Classics: Extinction from Climate Change

22 03 2010

© A. Wong

Amidst the mildly annoying, yet functionally irrelevant sensationalism of climate change politics, conservation biologists are taking the problem seriously and attempting to predict (and prevent) extinctions arising from a rapidly heating planet (see BraveNewClimate.com‘s excellent summary here, as well as his general category of ‘ecological impacts of climate change‘).

This week’s Conservation Classic describes the first high-impact paper to signal just how bad it biodiversity could fare from climate change alone (ignoring, for the moment, synergies with other drivers of extinction).

From about the 1990s onward, conservation biologists had been accumulating a large number of case studies quantifying the extent to which species had shifted in their geographic ranges, phenology and behaviour in response to a rapidly warming planet (Parmesan & Yohe 2003).

However, it was not until Chris Thomas and colleagues’ 2004 Nature paper entitled ‘Extinction risk from climate change‘ that the magnitude of potential species extinctions arising from this stressor was projected at a global scale.

While simplified and controversial  (e.g., see here, here, here and here), Thomas and colleague’s study has arguably catalysed the huge rise in climate change research in conservation biology over the last decade.

Indeed, climate change is now seen as one of the major potential drivers of mass extinction over the next few centuries. If you want a good down-to-Earth description of the biodiversity response to climate change, Tony Barnosky‘s book ‘Heatstroke‘ is a great place to start.

CJA Bradshaw

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10 responses

22 01 2016
Getting your conservation science to the right people | ConservationBytes.com

[…] to dwindle and go extinct (e.g., habitat loss, fragmentation, over-exploitation, genetic erosion, climate change, etc.), such that the ‘problem’ of biodiversity erosion is no longer a result of lack […]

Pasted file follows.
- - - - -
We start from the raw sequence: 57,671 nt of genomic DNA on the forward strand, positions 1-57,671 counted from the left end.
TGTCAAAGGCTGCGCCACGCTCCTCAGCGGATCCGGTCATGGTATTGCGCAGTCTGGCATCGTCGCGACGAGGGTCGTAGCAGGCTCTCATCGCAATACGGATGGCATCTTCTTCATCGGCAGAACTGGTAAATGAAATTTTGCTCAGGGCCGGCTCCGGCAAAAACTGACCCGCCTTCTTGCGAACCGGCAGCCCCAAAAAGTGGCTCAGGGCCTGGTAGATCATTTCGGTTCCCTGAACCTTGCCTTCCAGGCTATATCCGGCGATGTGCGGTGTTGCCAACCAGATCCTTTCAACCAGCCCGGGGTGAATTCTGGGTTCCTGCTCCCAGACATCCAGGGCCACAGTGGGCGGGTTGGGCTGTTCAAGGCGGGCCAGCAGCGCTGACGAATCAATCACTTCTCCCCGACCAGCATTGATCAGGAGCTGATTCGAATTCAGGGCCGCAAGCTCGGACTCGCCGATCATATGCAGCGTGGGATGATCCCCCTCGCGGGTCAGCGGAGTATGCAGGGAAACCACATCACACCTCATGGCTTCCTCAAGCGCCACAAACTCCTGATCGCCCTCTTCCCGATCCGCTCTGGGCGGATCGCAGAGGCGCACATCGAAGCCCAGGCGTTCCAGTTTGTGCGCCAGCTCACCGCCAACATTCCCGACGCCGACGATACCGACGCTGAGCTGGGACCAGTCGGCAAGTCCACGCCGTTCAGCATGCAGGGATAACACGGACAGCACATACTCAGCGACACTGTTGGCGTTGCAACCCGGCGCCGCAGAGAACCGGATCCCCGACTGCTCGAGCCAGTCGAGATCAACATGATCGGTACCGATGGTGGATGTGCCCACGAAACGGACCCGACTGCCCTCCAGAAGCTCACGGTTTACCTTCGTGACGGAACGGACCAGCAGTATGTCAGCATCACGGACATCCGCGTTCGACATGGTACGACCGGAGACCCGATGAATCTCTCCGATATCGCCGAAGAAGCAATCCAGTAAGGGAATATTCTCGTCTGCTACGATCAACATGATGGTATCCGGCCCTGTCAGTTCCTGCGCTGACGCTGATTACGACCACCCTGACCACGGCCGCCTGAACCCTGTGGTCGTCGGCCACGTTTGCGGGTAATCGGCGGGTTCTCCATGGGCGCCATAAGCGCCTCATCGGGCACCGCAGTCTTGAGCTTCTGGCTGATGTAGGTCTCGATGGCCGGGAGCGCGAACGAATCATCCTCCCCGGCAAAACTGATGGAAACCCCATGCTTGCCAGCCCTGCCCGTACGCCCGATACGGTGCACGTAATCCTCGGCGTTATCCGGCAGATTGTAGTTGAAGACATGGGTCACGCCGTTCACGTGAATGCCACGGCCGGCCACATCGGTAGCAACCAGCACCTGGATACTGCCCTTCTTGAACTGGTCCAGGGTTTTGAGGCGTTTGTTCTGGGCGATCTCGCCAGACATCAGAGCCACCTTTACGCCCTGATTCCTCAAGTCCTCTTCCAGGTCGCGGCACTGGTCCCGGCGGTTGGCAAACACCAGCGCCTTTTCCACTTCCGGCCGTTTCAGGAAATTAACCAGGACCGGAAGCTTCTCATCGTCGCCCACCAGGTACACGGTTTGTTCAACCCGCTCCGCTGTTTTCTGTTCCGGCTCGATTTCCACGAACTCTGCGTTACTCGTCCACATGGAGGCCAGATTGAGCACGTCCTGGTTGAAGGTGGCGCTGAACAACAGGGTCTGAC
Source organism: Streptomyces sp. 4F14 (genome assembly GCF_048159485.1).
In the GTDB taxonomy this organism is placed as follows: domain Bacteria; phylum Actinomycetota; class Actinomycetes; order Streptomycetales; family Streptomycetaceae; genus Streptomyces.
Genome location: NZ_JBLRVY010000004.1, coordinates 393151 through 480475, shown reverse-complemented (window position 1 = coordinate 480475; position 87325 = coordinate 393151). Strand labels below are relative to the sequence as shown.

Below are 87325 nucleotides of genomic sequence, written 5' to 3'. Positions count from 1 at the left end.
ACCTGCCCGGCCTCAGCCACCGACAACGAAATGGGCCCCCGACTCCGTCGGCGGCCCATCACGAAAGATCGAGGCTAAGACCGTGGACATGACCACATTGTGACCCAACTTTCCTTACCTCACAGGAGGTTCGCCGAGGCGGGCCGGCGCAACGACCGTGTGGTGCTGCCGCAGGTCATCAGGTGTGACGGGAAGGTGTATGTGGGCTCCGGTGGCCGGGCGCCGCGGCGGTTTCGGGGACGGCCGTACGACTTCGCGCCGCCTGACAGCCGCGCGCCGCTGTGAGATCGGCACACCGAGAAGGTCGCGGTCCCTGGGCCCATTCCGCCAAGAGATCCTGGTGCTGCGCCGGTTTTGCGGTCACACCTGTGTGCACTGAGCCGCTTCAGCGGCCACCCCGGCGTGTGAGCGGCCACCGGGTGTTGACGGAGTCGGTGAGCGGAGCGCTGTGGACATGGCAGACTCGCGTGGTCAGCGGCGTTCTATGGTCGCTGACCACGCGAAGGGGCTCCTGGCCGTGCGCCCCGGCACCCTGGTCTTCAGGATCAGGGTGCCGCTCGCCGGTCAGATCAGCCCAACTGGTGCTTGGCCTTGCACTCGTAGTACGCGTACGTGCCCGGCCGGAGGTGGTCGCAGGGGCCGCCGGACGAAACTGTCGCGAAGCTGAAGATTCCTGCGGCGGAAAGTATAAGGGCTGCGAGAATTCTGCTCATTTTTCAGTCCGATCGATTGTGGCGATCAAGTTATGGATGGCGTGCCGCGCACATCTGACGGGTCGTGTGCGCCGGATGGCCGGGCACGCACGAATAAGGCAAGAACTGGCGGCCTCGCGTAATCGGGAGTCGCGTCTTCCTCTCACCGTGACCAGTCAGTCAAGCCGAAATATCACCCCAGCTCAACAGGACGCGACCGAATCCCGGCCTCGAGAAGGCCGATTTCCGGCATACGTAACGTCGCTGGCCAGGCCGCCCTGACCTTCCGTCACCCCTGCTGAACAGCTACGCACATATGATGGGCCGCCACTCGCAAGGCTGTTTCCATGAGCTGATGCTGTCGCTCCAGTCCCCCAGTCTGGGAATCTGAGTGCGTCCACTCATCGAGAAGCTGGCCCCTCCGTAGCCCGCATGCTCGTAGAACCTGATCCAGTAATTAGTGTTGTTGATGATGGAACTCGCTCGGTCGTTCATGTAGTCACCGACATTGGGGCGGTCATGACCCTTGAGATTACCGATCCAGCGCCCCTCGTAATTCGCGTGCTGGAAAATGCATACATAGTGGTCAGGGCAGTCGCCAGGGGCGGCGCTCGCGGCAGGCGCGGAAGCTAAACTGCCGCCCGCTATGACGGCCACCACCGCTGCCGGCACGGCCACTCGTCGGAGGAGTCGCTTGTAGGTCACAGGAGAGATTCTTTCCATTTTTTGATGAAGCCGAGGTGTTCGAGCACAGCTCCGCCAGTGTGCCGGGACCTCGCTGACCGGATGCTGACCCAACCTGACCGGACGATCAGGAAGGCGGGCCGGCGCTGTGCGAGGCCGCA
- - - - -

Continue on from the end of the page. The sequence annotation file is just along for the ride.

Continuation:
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24 07 2015
Ice Age? No. Abrupt warmings and hunting together polished off Holarctic megafauna | ConservationBytes.com

[…] on this planet is sobering. Yes, we have long suspected that global climate disruption and the subsequent warming would be bad for wildlife, but now we have definitive, empirical proof that the synergy of human over-hunting and global […]

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5 07 2012
Ghost extinctions « ConservationBytes.com

[…] extinctions: habitat loss/fragmentation, overkill, introduced species and extinction chains [with climate change and extinction synergies (2), the updated expression would be ‘evil sextet”]. However, one […]

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18 05 2011
The evil sextet « ConservationBytes.com

[…] A clear lesson from the past is that the faster and more severe the rate of global change, the more devastating the biological consequences, and as I’ve covered before here on ConservationBytes.com in a separate Conservation Classic, this has seriously …. […]

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18 05 2010
Watching the Deniers

Very interesting, and a change to fully understand the risks climate change poses. I’m still amazed when I hear sceptics say “Well, who cares about butterflies/frogs/lizards anyway?”

Apart from the loss of this natural diversity, I appreciate that this can have an enormous impact on the viability of ecosystems.

(Note: I’ll be back to this site frequently!)

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19 05 2010
CJAB

Thanks for the support.

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28 03 2010
The New Global Warming, Landform Annihilation – Possibly GREEN

[…] Classics: Extinction from Climate Change « ConservationBytes.com […]

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22 03 2010
Paper on climate change and species distributions attains classic status

[…] Conservation.Bytes features a landmark 2004 paper on the projected effect of climate change on species distributions as its latest Conservation Classic. It also points to a 2008 summary of such studies over at BraveNewClimate. Regular readers will know that there have been studies which have focused specifically on the wild genepools of different crops. […]

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23 03 2010
CJAB

Thanks for the link.
CJAB

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22 03 2010
Special K (NJ)

If the public were to be informed daily of
the “past 24 hour” average of local daily average
local temperatures globally and by major climate
regions, it might come to appreciate the
concept of global warming. Which may or may
not be the same as, or related to, “climate change”
which tends to be a useful scapegoat for both
warming and cooling (as evidenced by the temperature
in, for example, Dallas, today).

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